What’s all the fuss about VPN and 2FA?

And why should I care?

VPN (Virtual Private Network) and 2FA (two-factor authentication) have become buzz words lately, because they are required for maintaining the security of McGill sensitive systems and data when accessing them from outside the McGill network.

When we were all working, studying and teaching on campus, these tools were not as often required and went unnoticed. But now that most of us are working from home and accessing McGill systems remotely, it is important that we understand when and why we need them. Let’s break it down…

What is VPN?

VPN is an application that creates a secure communication tunnel between your computer and the McGill network. It encrypts communications so they cannot be read or altered, even if they are intercepted by cybercriminals. When you use the VPN you have the same level of security as if you were directly on the McGill network.

When do you need it?

While working remotely, you will require VPN to access systems and resources that require high security, including certain functionality in Workday, connecting to Banner INB, remotely accessing desktop computers on campus, and others. Usually you do not need VPN when you’re working on campus.

How many times have you read a news story about a credit card database being hacked or personal information stolen? McGill’s VPN is one measure to reduce the risk of this type of attack.

So now, if we think of the VPN as a secure “gateway” to McGill’s network, and our McGill username and password credentials as the “key” to open it, why would we leave the key just below the doormat? That’s where 2FA comes in.

Two-factor authentication and VPN work together to protect McGill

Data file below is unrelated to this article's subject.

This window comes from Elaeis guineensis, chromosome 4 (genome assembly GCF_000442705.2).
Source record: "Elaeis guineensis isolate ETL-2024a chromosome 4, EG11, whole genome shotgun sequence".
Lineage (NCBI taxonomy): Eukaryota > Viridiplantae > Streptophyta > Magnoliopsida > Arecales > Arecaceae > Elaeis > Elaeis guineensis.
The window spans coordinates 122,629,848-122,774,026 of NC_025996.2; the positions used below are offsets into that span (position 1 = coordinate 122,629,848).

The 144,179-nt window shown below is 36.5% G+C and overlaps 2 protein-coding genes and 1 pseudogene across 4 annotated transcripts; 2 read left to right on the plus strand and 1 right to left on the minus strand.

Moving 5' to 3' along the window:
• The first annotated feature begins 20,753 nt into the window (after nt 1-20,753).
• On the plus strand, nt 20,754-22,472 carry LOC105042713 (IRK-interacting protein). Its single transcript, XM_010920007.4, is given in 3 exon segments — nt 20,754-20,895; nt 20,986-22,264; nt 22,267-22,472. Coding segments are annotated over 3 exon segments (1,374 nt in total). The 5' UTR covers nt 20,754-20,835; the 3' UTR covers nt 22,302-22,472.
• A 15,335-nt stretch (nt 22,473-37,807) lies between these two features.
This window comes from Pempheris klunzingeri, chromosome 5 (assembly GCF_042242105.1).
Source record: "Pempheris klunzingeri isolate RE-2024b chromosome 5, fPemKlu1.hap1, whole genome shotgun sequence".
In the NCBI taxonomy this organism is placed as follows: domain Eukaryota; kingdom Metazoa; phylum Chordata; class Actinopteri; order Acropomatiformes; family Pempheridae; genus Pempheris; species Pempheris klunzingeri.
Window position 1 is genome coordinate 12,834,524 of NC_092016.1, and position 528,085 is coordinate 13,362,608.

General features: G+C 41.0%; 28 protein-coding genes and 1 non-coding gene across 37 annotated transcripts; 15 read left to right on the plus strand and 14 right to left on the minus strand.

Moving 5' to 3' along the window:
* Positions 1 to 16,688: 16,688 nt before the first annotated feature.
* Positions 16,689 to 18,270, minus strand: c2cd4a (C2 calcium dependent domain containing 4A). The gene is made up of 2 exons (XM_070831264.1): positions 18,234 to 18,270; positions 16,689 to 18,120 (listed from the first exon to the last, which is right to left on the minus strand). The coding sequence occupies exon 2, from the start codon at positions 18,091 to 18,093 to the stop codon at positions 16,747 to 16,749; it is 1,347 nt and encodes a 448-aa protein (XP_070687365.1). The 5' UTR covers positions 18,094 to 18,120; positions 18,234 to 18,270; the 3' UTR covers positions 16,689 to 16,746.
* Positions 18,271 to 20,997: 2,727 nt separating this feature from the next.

What is 2FA?

Simply put, 2FA (two-factor authentication) protects your McGill account by requiring you to provide a second method of identification when you log into McGill systems - the same type of verification you might use to log into online banking or shopping sites. It’s like showing two pieces of ID. 2FA gives your account an extra layer of protection so that even if someone were to obtain your McGill password maliciously, they would not be able to sign in and impersonate you.

The university recognizes that these are stressful and challenging times for all of us, and so do hackers!. The last thing you need is the added stress of your McGill account being compromised and your banking information falling into the wrong hands – or worse!

2FA protects you. Here’s how.

McGill’s 2FA works best if you have a mobile device (phone or tablet). After you sign into McGill systems, including email, Office 365 apps, VPN and other sites, with your McGill username and password, an app notification or numeric code is sent to your mobile device; you must either click “approve” or enter the code when prompted. If you receive an unexpected notification when you are not attempting to log in, you now have the power to block a cyberattack on your account. If you don’t have a mobile device, there is an alternative application called “Authy”, which can be installed on a desktop or laptop.

As with VPN, this additional layer of security is usually only necessary when you access systems off campus. Once you have authorized access from a specific device, you can also check a box that says, “Do not prompt me for 60 days.”

The security benefits and peace of mind are well worth it!

Ready to get started?

Set up 2FA: If you’re ready to add 2FA protection on your McGill account, get started here. If you still have questions, see the Additional resources links below.

Set up VPN: Once you have 2FA enabled, you can use the VPN to access McGill systems while working from home, or anywhere outside the McGill network.

Additional resources:

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